What type of fusible web product do you use and why? Leave me a comment and let me know.

7 comments:

free indeed said...

THanks for clarifying. I have resisting doing fusible projects just because I am so mystified by all the products out there! I guess I just need to jump in and try them myself, but this was very helpful to give me the general idea.

Kim Jamieson-Hirst said...

I know that it can be overwhelming, but maybe just pick up two different brands of fusible web and try them out to see how you like them. Fusible web appliqué is a very easy and fast technique so I'm sure you'll enjoy it. Just remember that you trace the designs in reverse to what the finished appliqué will be - the templates are usually already reversed for you so you just trace them and you're good to go. I always include full-size templates and step-by-step instructions in all my fusible web appliqué patterns to ensure that even beginners can complete them easily. Jump in and try it out - I'd love to hear how you do :)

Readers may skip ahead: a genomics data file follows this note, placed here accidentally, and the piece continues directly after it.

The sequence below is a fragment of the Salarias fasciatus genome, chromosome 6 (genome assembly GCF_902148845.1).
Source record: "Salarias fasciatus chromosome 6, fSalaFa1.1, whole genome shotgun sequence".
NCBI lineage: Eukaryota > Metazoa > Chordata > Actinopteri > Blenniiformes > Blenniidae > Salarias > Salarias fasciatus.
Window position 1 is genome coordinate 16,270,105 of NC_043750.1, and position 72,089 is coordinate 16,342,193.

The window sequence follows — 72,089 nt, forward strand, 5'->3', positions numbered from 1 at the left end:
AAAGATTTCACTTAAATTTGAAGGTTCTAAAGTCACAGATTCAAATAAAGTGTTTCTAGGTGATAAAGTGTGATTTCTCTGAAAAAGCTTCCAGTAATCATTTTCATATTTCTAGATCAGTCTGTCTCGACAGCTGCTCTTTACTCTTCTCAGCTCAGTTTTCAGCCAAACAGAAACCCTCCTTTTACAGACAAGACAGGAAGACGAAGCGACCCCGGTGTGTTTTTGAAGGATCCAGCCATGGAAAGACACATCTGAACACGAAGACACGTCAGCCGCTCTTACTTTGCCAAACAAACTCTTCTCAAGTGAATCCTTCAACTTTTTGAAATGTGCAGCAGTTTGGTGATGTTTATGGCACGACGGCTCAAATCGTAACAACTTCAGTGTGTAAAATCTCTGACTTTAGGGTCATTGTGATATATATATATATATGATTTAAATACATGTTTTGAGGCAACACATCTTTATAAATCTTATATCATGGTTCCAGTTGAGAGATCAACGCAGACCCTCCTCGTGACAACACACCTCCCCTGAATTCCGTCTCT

Anonymous said...

Thanks so much for the clarification of all of the Steam-A-Seams! I'm designing a project that will require hand embroidery (of an entire town outline) but want to use machine embroidery for the trees. If you have any hints on types of stabilizers I could certainly use it! Thanks.

Ila said...

Hi Kim

I like to draw my own shapes, trace my grand children's hands and otherwise write on the fusible webs. Do you have a recommendation for one that is easier to write on for my purposes?